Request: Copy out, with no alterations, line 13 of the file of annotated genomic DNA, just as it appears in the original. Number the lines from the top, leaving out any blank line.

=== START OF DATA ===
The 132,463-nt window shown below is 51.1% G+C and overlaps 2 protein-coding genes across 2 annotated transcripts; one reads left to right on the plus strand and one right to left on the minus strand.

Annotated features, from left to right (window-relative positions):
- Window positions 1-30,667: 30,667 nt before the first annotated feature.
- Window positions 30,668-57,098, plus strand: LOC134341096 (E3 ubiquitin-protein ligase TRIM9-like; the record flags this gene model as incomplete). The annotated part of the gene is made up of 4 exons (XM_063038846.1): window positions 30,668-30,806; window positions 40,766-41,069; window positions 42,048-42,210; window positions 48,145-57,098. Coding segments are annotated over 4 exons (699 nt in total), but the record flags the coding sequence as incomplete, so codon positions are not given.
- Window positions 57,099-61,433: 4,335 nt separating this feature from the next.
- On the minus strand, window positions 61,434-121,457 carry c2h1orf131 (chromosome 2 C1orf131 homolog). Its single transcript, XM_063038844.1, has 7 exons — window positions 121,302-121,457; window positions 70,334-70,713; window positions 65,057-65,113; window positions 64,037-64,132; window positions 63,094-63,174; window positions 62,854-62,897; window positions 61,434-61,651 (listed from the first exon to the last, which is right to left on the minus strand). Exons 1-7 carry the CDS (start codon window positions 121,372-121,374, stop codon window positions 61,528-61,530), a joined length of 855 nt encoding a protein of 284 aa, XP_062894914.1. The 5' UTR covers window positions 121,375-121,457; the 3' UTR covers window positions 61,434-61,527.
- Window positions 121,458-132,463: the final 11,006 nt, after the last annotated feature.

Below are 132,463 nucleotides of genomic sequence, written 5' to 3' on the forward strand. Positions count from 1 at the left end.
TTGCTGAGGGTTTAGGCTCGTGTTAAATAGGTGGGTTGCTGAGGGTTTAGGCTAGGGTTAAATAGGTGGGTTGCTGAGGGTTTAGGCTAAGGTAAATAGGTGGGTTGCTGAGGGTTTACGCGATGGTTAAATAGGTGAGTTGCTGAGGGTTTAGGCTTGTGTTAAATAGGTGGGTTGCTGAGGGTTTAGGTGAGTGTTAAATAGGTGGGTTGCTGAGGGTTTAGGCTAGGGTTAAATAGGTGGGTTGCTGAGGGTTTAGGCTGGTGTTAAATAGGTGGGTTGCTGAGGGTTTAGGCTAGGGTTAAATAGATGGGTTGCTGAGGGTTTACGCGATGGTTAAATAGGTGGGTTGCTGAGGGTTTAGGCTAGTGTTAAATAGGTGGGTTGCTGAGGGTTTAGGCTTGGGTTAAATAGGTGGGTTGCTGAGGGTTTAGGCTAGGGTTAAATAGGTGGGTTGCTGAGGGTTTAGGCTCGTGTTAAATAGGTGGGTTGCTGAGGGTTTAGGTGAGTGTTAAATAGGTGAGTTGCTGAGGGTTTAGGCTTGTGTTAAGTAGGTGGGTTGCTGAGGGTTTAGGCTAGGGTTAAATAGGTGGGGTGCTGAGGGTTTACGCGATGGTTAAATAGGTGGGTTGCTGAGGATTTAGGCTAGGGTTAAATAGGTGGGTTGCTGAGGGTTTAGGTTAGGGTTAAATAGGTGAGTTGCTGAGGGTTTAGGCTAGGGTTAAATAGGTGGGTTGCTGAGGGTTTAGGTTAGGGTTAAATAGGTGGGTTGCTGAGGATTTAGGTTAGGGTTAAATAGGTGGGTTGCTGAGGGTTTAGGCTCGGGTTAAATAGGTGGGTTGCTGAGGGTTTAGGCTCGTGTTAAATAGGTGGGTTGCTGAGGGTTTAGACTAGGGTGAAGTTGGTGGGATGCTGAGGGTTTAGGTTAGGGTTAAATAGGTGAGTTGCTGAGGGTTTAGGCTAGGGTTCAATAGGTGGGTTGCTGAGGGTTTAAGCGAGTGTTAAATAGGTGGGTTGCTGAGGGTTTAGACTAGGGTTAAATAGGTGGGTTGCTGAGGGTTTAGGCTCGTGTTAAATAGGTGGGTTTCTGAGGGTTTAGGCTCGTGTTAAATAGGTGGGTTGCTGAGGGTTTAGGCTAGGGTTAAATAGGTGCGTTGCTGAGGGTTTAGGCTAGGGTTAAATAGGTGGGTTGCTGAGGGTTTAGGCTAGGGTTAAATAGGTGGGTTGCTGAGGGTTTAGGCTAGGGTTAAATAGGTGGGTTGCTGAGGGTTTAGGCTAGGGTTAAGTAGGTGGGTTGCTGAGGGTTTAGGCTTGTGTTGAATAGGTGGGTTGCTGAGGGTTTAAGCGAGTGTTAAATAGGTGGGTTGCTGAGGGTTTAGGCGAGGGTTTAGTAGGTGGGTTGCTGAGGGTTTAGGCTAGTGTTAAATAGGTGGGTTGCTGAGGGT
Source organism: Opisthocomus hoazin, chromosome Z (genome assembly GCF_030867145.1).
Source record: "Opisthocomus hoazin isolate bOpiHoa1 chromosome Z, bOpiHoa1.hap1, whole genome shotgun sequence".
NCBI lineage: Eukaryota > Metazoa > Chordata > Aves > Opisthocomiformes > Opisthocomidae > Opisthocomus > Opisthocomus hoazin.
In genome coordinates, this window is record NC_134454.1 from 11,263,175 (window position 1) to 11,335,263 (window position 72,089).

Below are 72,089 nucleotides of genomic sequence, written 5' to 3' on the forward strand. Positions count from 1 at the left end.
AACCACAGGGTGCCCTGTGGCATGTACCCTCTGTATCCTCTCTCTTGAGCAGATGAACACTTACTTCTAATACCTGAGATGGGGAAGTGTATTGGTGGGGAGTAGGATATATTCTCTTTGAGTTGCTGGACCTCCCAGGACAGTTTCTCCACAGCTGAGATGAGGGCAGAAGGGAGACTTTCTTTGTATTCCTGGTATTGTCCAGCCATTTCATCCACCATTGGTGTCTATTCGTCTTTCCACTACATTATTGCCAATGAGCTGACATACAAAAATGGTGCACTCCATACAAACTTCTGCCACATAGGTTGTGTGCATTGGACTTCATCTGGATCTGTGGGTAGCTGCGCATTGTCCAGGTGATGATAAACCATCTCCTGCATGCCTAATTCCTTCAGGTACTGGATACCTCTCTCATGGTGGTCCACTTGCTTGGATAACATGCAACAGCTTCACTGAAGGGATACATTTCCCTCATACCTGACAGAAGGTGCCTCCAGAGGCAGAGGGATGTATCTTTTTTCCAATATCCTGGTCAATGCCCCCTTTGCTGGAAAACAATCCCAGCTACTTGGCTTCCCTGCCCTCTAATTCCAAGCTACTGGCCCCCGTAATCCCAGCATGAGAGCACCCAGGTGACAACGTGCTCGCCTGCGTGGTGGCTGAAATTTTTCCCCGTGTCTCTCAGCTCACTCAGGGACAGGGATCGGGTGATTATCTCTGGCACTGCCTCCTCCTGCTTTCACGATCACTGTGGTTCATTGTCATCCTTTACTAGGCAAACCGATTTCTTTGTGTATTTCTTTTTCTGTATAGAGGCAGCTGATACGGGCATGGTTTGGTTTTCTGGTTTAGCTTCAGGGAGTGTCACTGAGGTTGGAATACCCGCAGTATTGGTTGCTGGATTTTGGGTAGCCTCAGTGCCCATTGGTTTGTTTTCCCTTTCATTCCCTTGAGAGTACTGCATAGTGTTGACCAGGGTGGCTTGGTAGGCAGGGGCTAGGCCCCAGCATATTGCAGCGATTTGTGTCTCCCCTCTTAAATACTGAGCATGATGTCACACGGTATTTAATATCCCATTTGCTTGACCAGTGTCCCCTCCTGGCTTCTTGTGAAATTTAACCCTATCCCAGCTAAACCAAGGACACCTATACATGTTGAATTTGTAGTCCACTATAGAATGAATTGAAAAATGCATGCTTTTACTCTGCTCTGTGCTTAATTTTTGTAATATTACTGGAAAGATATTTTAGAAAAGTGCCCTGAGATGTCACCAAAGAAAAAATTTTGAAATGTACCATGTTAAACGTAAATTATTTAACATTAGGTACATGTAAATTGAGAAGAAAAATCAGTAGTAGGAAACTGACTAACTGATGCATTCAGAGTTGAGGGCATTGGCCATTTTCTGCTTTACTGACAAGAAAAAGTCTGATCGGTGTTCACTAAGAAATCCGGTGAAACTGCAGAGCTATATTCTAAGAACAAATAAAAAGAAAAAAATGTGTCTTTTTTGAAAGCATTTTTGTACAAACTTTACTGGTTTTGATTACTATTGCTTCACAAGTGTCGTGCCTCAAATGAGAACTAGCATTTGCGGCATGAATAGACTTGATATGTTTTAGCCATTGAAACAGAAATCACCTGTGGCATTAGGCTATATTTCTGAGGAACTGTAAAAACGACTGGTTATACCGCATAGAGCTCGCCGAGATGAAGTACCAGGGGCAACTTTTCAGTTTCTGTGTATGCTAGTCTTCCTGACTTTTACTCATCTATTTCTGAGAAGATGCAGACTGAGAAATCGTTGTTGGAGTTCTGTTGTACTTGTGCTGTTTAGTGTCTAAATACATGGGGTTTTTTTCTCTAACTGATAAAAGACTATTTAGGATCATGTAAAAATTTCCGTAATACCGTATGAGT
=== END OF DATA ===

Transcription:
In genome coordinates, this window is record NC_134454.1 from 11,263,175 (window position 1) to 11,335,263 (window position 72,089).